On Saturday, December 10th, communities around the world recognize the culmination of 16 Days of Activism Against Gender-Based Violence, which begins with the International Day for the Elimination of Violence Against Women on November 25th, and ends with Human Rights Day on December 10th.
CiTR would like to contribute by offering a special programming block, Saturday, December 10th, from 10AM to 1PM. Tune in to CiTR 101.9FM or stream online at citr.ca for a selection of programming speaking to gendered violence, other forms of social violence, and resistance. Check back soon for podcasts of the event.
From 10AM-11AM, we’ll be hearing selections from a recent lecture at the Russian Hall, The Housing Crisis is Global: Anti-Imperialist Perspectives on the Foreign Investor Myth in B.C., hosted by The Alliance Against Displacement and Chinatown Action Group. CiTR recognizes housing as a human rights issue that is critical in Vancouver, and hope the breadth of perspectives from this lecture illuminate paths forward.
From 11AM-12PM, tune in for a series of readings from The Remedy Book Launch. The readings feature writers from The Remedy anthology, presenting poetry, essay, and other spoken word. Now available from Arsenel Pulp, “The Remedy invites writers and readers to imagine what we need to create healthy, resilient, and thriving LGBTQ communities. This anthology is a diverse collection of real-life stories from queer and trans people on their own health-care experiences and challenges…”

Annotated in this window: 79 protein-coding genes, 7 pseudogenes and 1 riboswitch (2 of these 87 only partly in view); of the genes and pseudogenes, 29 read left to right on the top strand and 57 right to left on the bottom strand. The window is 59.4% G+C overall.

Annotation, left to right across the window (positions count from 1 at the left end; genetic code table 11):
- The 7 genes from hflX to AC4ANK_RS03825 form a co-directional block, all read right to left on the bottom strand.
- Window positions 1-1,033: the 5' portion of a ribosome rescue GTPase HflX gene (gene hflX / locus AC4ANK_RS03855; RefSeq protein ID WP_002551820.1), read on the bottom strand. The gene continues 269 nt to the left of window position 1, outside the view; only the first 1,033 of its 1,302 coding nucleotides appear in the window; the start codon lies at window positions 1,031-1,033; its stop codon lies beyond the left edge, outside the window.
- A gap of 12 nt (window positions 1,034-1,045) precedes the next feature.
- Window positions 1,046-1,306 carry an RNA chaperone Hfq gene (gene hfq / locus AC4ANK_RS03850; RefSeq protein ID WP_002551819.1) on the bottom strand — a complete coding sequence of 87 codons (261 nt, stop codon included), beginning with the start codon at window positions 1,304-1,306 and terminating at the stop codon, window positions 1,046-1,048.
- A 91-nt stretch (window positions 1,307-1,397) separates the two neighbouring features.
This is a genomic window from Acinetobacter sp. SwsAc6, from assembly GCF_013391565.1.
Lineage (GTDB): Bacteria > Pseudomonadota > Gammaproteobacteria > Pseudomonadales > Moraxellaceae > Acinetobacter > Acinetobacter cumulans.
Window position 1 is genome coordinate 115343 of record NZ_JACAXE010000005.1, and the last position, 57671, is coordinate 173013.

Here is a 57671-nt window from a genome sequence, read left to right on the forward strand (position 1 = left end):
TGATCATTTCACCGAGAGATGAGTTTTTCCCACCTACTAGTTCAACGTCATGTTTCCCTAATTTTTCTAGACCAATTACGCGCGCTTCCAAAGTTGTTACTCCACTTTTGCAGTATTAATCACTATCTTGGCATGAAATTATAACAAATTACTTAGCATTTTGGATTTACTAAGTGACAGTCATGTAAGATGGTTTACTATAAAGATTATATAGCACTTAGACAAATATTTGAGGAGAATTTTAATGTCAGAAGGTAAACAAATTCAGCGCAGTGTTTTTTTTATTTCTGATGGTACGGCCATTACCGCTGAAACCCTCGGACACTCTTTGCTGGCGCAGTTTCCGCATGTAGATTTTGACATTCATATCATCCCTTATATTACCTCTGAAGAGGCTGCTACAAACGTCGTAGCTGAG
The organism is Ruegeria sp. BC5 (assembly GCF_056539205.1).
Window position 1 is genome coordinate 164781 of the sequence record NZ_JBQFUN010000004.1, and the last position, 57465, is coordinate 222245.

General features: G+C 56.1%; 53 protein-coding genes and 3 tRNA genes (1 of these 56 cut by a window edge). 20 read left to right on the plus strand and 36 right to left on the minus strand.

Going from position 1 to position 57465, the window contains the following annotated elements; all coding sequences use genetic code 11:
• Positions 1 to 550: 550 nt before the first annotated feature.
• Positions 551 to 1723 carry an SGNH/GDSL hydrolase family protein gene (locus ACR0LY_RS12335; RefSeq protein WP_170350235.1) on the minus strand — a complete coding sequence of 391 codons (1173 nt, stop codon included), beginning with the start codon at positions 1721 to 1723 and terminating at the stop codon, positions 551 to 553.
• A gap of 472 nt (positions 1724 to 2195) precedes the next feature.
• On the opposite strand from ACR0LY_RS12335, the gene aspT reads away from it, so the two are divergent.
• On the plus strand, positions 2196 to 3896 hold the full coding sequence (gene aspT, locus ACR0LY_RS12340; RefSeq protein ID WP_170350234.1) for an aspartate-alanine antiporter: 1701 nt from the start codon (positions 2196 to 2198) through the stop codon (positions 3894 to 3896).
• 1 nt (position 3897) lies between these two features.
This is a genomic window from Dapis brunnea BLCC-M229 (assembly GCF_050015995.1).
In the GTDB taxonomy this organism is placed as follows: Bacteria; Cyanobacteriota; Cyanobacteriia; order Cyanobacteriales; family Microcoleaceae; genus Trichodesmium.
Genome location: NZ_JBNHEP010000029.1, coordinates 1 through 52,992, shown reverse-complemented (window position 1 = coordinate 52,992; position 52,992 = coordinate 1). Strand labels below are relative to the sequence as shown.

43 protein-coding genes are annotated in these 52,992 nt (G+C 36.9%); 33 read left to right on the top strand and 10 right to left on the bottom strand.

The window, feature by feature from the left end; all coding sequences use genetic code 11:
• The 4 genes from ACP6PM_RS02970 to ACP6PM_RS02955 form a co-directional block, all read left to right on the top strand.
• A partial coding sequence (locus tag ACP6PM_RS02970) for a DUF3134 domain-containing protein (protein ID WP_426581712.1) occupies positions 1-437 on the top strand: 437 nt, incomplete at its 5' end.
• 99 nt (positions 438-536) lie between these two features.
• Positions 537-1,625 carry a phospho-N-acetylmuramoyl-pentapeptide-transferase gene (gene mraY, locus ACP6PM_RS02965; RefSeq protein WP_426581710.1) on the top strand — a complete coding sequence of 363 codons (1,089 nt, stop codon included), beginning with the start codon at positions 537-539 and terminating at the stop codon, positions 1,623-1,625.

From 12PM-1PM, tune in for a series of spoken word pieces. CiTR’s Indigenous Collective will present a piece on violence against Indigenous women in Northern BC. Eleanor Wearing, producer of Waiting for Godiva, will be joined by Madeline Taylor for a discussion and retrospective on gendered violence at UBC in light of recent men’s rights protests on-campus. We’ll also be featuring a small selection of archival recordings that speak to gendered violence in Vancouver.
CiTR recognizes that organizing around around “days” and special events can be a limiting, and even tokenizing gesture, if nothing is done to consistently challenge greater social structures. This special programming block, and others, are a commitment to ongoing developments that position our station to better respond to inequity and iniquity on a year-round basis. As such, CiTR aims to create programming which amplifies underrepresented voices, in accordance with our mandate. You can find more content and regular programming from our Accessibility Collective, Gender Empowerment Collective, and Indigenous Collective.